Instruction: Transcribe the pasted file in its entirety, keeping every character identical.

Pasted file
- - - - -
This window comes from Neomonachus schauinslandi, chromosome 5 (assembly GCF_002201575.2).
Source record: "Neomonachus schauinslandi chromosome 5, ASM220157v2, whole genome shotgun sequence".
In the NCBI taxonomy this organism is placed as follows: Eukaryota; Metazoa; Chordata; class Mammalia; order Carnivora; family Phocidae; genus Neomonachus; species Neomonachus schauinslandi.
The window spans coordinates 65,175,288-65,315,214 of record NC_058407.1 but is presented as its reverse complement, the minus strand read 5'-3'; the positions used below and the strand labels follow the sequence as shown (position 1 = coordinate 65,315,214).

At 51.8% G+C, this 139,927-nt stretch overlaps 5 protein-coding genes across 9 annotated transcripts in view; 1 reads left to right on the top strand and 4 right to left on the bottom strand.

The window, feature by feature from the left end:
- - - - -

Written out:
This window comes from Neomonachus schauinslandi, chromosome 5 (assembly GCF_002201575.2).
Source record: "Neomonachus schauinslandi chromosome 5, ASM220157v2, whole genome shotgun sequence".
In the NCBI taxonomy this organism is placed as follows: Eukaryota; Metazoa; Chordata; class Mammalia; order Carnivora; family Phocidae; genus Neomonachus; species Neomonachus schauinslandi.
The window spans coordinates 65,175,288-65,315,214 of record NC_058407.1 but is presented as its reverse complement, the minus strand read 5'-3'; the positions used below and the strand labels follow the sequence as shown (position 1 = coordinate 65,315,214).

At 51.8% G+C, this 139,927-nt stretch overlaps 5 protein-coding genes across 9 annotated transcripts in view; 1 reads left to right on the top strand and 4 right to left on the bottom strand.

The window, feature by feature from the left end: